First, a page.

There’s a saying that goes, “the early bird gets the worm.” However, getting up early is only one tip for a successful start to your day. An effective morning routine can boost productivity, reduce stress, improve your motivation and drive, and make you an overall more successful and positive person. One study found that people with consistent morning routines earn $125,000 more a year than people who don’t stick to a morning routine.
Chanel Dokun, author of “Life Starts Now,” says that the idea of reclaiming your morning came to her after a recommendation from her pastor in New York City. Dokun said, “It was to address the noise and what it means to live in an aggressive environment like New York City. His intention was for us to spend that time in prayer or Bible study, but I started realizing this had a larger impact in my life.” Dokun said it became a practice and has transformed into setting aside the first part of her day to check in with her voice and refocus on her life purpose and her intentions for the day. Dokun also said it was the most critical part of her day.
There are numerous benefits to an effective morning routine. These benefits include feeling prepared for your day and reduced stress levels. Perhaps you’re trying to learn how to develop and enhance your current morning routine, or you’re wondering how to get started productively organizing your mornings. Here are some ways to reclaim your morning routine.
Contrary to popular belief, reclaiming your morning routine starts with the previous night. Essentially, a morning routine can only be as good as the condition of the rest you get. Most people know it’s hard to be an early bird when running on fumes. For the best sleep hygiene, you should sleep six to eight hours a night, stop looking at screens an hour before bedtime, avoid late-night carbs, lower the temperature and lights in your room, and be consistent with your bedtime routine.
If you want to take your evening routine one step further, it may help to set time aside to plan out the next day before you start winding down. Setting goals the night before increases your success rate and helps reduce decision paralysis and stress by knowing what you’re working on the next day.
Wake up earlier.
The next step to reclaiming your morning is to wake up about 30 minutes earlier than you typically would to carve out some alone time. If you usually wake up early but spend your time mulling around, you can keep waking up at that same time. The key is to wake up with a purpose in your heart. It doesn’t matter what time you wake up, so don’t criticize yourself if you don’t wake up by a specific time. All you have to do is wake up 30 minutes more than you usually would to have some time without anyone bothering you. This time is solely for you to get yourself together and start your day.
Start your day by writing out your thoughts.
Once you’re out of bed, Dokun advises you to make your way into a space where you can write out anything on your mind. If you don’t know where to start, you can write that down as long as you write down something. There’s no wrong way to start it; you can start writing and let your mind wander to wherever you want it to go. As you continue this practice, note where your writing takes you. Are you constantly thinking about old things or harping on new things in your life? Don’t judge what you’re writing; instead, take note of your content.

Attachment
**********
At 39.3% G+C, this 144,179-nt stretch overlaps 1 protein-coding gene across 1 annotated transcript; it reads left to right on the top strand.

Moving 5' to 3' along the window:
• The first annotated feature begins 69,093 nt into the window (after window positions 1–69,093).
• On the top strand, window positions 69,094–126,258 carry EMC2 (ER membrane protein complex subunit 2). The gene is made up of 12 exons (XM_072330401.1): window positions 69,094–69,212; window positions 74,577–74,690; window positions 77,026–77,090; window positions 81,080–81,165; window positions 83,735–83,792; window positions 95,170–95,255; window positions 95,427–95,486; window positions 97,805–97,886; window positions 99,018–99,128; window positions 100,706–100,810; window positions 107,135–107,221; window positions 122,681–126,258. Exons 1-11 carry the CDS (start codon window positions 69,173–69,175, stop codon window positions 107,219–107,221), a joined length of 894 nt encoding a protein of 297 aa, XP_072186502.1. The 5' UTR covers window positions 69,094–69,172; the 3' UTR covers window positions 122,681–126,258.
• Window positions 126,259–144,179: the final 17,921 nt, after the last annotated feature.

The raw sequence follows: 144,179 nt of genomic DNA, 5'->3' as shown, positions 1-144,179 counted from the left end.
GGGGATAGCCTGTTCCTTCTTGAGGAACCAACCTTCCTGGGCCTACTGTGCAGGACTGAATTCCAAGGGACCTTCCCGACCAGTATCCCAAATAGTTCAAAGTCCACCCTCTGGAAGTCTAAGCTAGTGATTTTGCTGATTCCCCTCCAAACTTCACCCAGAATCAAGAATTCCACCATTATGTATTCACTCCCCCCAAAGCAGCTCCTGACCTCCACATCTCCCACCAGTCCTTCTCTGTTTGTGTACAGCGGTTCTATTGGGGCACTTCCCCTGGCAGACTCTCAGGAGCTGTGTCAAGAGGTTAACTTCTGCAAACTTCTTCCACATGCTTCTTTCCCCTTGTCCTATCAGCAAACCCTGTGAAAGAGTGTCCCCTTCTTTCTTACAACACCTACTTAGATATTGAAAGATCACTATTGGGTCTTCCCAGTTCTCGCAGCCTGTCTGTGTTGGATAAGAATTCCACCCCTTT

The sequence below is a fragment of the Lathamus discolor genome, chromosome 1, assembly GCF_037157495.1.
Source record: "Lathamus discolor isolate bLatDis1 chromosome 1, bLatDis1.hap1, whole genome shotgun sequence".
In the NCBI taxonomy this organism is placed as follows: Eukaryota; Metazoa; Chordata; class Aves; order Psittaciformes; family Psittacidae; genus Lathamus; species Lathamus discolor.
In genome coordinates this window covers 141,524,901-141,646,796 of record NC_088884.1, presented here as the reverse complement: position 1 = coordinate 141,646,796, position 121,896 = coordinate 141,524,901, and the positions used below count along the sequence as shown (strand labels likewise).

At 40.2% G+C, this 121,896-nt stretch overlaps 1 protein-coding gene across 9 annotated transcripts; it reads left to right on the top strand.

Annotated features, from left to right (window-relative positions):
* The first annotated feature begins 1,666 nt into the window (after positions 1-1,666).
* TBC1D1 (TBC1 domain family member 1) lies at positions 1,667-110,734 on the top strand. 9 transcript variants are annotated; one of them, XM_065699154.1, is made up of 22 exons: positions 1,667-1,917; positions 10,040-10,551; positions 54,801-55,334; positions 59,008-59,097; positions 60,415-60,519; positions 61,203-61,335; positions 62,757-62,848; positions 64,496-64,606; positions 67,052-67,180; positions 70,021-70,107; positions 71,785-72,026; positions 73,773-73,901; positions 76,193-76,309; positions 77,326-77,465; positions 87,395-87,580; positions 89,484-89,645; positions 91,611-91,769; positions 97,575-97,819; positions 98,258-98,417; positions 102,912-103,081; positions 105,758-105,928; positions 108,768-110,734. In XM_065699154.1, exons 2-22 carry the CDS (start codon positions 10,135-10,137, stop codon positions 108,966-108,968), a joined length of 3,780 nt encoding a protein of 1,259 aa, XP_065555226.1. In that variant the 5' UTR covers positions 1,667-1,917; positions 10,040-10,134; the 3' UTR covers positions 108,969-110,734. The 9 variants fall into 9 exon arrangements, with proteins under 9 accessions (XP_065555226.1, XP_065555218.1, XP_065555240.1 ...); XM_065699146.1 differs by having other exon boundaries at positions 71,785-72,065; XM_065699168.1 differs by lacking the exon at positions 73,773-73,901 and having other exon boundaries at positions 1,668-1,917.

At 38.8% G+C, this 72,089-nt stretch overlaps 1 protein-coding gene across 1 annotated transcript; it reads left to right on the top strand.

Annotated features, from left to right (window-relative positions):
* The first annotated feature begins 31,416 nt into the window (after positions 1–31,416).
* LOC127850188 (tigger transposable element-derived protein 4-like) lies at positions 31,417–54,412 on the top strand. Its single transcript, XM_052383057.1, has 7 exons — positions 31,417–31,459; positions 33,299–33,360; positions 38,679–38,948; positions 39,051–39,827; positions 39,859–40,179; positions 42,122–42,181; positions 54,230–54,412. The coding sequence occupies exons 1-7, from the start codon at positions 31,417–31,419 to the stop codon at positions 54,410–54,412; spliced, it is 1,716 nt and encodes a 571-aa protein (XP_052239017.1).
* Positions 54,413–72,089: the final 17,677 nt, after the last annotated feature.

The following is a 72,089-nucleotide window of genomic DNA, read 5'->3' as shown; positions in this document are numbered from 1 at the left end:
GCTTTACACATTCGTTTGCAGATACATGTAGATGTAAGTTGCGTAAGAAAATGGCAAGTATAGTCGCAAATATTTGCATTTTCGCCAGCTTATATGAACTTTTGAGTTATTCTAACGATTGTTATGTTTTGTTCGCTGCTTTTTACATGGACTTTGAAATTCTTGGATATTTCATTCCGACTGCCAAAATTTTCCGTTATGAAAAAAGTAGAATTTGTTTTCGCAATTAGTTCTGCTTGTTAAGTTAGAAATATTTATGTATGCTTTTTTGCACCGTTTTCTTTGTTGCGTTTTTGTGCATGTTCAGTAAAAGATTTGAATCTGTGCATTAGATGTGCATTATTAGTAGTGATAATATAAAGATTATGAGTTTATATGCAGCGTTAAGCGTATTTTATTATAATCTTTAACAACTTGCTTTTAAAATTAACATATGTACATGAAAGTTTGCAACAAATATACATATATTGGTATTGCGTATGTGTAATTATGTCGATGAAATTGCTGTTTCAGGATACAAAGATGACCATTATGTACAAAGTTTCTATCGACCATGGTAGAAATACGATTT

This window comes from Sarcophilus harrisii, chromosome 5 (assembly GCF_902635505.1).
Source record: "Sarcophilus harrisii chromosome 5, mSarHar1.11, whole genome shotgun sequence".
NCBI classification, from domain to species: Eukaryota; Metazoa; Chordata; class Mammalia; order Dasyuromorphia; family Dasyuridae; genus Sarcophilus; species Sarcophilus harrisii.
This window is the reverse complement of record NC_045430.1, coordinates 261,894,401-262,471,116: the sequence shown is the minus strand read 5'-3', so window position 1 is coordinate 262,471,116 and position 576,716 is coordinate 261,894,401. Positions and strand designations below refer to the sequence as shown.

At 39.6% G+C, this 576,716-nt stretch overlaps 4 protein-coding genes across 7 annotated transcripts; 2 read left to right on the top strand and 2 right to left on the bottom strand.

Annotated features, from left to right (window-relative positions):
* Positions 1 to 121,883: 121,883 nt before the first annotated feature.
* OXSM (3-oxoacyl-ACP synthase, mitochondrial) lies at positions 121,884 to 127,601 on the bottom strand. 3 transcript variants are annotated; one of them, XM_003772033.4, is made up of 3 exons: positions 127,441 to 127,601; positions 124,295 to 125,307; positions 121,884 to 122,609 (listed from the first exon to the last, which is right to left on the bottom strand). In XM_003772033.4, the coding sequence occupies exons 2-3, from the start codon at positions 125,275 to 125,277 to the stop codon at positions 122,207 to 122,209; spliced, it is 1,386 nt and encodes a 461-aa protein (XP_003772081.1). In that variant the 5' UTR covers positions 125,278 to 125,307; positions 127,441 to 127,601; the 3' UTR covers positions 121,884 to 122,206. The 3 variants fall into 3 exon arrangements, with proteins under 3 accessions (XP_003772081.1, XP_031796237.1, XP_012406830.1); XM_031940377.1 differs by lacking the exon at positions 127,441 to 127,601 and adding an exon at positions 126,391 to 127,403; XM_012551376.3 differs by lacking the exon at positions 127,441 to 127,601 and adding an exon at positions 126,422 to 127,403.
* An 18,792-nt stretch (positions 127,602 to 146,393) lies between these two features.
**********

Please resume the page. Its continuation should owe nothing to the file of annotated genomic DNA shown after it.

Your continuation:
Avoid stimulating substances before you write.
Dokun also says that you should avoid stimulants before starting your writing process. Avoiding stimulants looks like avoiding sugar and coffee until after you begin writing. Coffee is the highlight of most people’s day. However, for Dokun, she said she noticed that sugar and caffeine would stimulate her mind too much, making it harder to write out her thoughts. However, you should try this out for yourself and see how it affects your morning routine. If you feel like you’re mentally scattered and struggle to focus, perhaps you could replace your morning cup of coffee with something else.
Empty your tank before you fill it up.
Incorporating an educational, spiritual, or physical aspect to your morning routine may help if you want to make it longer. Dokun says that some of her clients couple their journaling exercises with meditation, yoga, stretching, or reading a book. However, Dokun says you should journal first to empty your tank before refilling it with anything new. The purpose of journaling is to hear your voice first before taking in what the world has to offer.
Make your bed.
Once you’ve written down your thoughts, you should make your bed. The benefit of making your bed in the morning goes past having a nicely made bed to get into once night comes. Scientifically, starting your day with minor accomplishments increases your motivation for the rest of the day. Setting an objective for a goal and completing it releases dopamine, which fuels your drive to complete more tasks.
Simply put, saying you’re going to make your bed and then doing it makes you feel good about yourself. It’s a simple way to begin your day feeling organized and accomplished, putting yourself in a positive headspace to slay the rest of the day. Your morning is the best time to have silent moments to yourself and focus on what you need to do for the day.
As for what Chanel Dokun wants women to gain from “Life Starts Now,” she says, “I hope that women feel both validated and affirmed in the misery that they’re feeling, that somebody would actually call it out and say you’re not crazy, so I hope that women feel validated and recognized that they’re not alone in their experience. But I also hope that they take practical action and move forward in their lives. We’re not intended to stay stuck; this is your life, so let’s start living it.” To learn more about Chanel Dokun and "Life Starts Now," click this link.